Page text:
What is Cayenne for?
Cayenne, also known as red pepper or chili pepper, is an herb. The fruit of the capsicum plant is used to make medicine.
Cayenne is used for various problems with digestion including upset stomach, intestinal gas, stomach pain, diarrhea, and cramps. It is also used for conditions of the heart and blood vessels including poor circulation, excessive blood clotting, high cholesterol, and preventing heart disease.
Other uses include relief of toothache, seasickness, alcoholism, malaria, and fever. It is also used to help people who have difficulty swallowing.
Some people apply cayenne to the skin for pain caused by shingles, osteoarthritis, rheumatoid arthritis, and fibromyalgia. It is also used topically for nerve pain (neuropathy) associated with diabetes and HIV, other types of nerve pain (neuralgia), and back pain.
Cayenne is also used on the skin to relieve muscle spasms, as a gargle for laryngitis, and to discourage thumb-sucking or nail-biting.
Some people put cayenne inside the nose to treat hay fever, migraine headache, cluster headache, and sinus infections (sinusitis).
One form of cayenne is currently being studied as a drug for migraine, osteoarthritis, and other painful conditions.
A particular form of cayenne causes intense eye pain and other unpleasant effects when it comes in contact with the face. This form is used in self-defense pepper sprays.
What is Cayenne Possibly Effective for?
Pain from rheumatoid arthritis (RA), osteoarthritis, psoriasis, shingles and nerve pain due to diabetes (diabetic neuropathy), when applied to the skin in the affected area. The active ingredient in topical preparations of capsicum, capsaicin, is approved by the Food and Drug Administration (FDA) for these uses.
• Stomach ulcers. There is evidence that suggests people who eat capsicum fruit (chili) an average of 24 times per month appear to be less likely to have an ulcer than people who eat chili an average of 8 times per month. This applies to chili in the form of chili powder, chili sauce, curry powder, and other chili-containing foods.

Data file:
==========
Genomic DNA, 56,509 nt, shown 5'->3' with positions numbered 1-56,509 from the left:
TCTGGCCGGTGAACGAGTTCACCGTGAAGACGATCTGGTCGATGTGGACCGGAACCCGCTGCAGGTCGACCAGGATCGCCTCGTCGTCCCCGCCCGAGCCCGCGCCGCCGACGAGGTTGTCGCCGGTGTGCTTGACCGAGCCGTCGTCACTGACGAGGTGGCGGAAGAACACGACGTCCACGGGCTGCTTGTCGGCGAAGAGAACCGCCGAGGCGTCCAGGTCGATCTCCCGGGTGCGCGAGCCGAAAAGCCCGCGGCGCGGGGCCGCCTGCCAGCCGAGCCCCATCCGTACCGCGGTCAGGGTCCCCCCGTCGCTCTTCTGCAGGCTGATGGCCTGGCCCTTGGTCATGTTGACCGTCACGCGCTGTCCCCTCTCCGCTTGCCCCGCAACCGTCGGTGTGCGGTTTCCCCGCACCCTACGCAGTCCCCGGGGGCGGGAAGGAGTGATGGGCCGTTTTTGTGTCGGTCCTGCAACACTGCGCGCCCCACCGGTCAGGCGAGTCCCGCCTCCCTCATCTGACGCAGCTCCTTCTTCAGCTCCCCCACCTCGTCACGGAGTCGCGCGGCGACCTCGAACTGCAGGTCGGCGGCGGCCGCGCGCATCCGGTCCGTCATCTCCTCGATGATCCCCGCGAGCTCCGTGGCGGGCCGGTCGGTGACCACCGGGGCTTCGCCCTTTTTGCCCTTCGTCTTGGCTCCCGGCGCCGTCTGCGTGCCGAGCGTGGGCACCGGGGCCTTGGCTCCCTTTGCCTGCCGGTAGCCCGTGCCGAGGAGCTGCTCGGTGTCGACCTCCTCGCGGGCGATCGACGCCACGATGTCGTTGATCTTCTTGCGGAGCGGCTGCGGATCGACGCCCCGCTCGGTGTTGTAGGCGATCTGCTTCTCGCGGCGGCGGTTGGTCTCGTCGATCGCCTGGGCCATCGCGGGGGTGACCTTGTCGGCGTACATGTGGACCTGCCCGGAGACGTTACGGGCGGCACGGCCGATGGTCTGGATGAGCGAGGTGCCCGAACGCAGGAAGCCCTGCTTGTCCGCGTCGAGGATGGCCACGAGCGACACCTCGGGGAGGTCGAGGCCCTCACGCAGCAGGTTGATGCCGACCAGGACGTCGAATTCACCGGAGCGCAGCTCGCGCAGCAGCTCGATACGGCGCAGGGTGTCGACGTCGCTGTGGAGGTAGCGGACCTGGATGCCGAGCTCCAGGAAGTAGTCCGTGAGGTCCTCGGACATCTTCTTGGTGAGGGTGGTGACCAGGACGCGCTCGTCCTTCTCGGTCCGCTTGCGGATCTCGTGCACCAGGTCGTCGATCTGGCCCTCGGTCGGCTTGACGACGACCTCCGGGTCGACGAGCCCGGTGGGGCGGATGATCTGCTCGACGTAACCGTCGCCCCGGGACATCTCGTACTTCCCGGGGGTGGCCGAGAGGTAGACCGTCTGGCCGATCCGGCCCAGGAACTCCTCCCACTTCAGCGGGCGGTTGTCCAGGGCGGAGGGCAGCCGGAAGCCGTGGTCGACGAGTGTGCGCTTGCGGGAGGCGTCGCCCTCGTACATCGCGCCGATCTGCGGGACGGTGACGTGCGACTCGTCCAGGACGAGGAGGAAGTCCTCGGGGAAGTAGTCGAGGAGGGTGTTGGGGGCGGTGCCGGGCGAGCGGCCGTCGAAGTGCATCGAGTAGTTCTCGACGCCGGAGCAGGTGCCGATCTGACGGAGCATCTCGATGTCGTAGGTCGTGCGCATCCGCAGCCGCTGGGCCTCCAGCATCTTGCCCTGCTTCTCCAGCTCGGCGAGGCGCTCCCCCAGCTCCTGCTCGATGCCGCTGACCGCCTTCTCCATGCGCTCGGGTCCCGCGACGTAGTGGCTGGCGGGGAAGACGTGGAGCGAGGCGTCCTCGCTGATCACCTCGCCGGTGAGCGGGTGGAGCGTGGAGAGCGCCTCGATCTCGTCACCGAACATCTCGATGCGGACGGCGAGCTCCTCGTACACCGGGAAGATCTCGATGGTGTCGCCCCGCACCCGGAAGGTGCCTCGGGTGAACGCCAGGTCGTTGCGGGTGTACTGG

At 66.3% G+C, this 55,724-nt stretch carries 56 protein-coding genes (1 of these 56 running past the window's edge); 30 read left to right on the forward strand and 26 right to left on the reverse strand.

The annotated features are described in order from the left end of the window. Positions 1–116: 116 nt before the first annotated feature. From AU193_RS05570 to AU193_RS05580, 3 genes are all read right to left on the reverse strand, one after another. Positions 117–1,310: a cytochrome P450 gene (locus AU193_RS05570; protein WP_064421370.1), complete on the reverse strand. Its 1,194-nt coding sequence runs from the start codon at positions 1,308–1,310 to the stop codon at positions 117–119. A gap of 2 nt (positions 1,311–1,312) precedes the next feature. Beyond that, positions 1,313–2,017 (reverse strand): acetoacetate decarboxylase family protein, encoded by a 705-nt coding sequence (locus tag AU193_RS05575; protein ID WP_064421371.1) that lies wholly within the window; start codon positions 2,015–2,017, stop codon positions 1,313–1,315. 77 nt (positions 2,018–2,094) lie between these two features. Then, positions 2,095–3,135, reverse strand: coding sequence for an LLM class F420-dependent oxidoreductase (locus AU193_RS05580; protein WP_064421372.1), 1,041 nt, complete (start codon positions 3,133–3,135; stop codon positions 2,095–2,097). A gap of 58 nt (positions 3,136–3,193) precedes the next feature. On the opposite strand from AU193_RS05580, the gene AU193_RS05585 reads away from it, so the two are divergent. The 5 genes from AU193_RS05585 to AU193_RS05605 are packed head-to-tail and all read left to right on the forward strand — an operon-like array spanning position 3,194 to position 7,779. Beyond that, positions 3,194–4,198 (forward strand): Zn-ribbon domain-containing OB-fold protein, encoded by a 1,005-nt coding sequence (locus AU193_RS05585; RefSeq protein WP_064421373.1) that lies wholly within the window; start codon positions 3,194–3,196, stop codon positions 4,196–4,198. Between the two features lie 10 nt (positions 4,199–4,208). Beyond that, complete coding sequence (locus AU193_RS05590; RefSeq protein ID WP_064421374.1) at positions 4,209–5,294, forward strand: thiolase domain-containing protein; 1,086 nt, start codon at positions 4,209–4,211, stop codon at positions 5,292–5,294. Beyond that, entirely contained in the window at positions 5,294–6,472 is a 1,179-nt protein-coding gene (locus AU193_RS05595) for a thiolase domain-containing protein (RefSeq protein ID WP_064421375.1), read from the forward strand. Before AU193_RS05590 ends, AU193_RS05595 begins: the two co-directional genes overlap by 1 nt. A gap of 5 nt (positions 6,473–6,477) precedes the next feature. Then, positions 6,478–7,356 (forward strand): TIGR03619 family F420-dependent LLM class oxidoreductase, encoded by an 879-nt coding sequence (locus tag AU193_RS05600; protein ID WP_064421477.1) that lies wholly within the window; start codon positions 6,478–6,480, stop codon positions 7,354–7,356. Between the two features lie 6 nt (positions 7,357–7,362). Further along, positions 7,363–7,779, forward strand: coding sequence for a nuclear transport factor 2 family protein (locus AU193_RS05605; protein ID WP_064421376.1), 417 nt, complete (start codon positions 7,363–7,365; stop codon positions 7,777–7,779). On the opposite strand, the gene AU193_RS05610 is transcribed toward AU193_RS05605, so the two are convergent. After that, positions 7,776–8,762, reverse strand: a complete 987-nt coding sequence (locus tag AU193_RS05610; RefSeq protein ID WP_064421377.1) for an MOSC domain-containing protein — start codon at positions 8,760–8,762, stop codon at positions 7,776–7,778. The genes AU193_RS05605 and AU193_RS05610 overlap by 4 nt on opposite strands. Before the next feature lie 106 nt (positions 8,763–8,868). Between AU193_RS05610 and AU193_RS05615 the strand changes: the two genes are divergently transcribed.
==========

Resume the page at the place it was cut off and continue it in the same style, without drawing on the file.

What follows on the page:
• Heartburn. Beginning research suggests that red pepper powder (containing capsicum) in capsules taken 3 times daily before meals reduces symptoms of heartburn. But in some people, symptoms get worse before they get better.
• Irritable bowel syndrome (IBS). Early evidence suggests that capsicum fruit taken by mouth doesn’t help symptoms of IBS.
• Hay fever. There is conflicting evidence so far about the effectiveness of capsicum for reducing hay fever symptoms.
• Polyps in the nose. Putting capsicum in the nose seems to improve symptoms and airflow.
• Swallowing difficulties. Some people, especially elderly people or those who have suffered a stroke, are more likely than other people to develop “aspiration pneumonia.” This is a kind of pneumonia that develops after food or saliva is sucked into the airways because the person couldn’t swallow properly. There is some evidence that dissolving a capsaicin-containing lozenge in the mouth of elderly people with swallowing problems before each meal can improve their ability to swallow.
• Blood clots.
• High cholesterol.
• Heart disease.
• Migraine headache.
• Muscle spasms.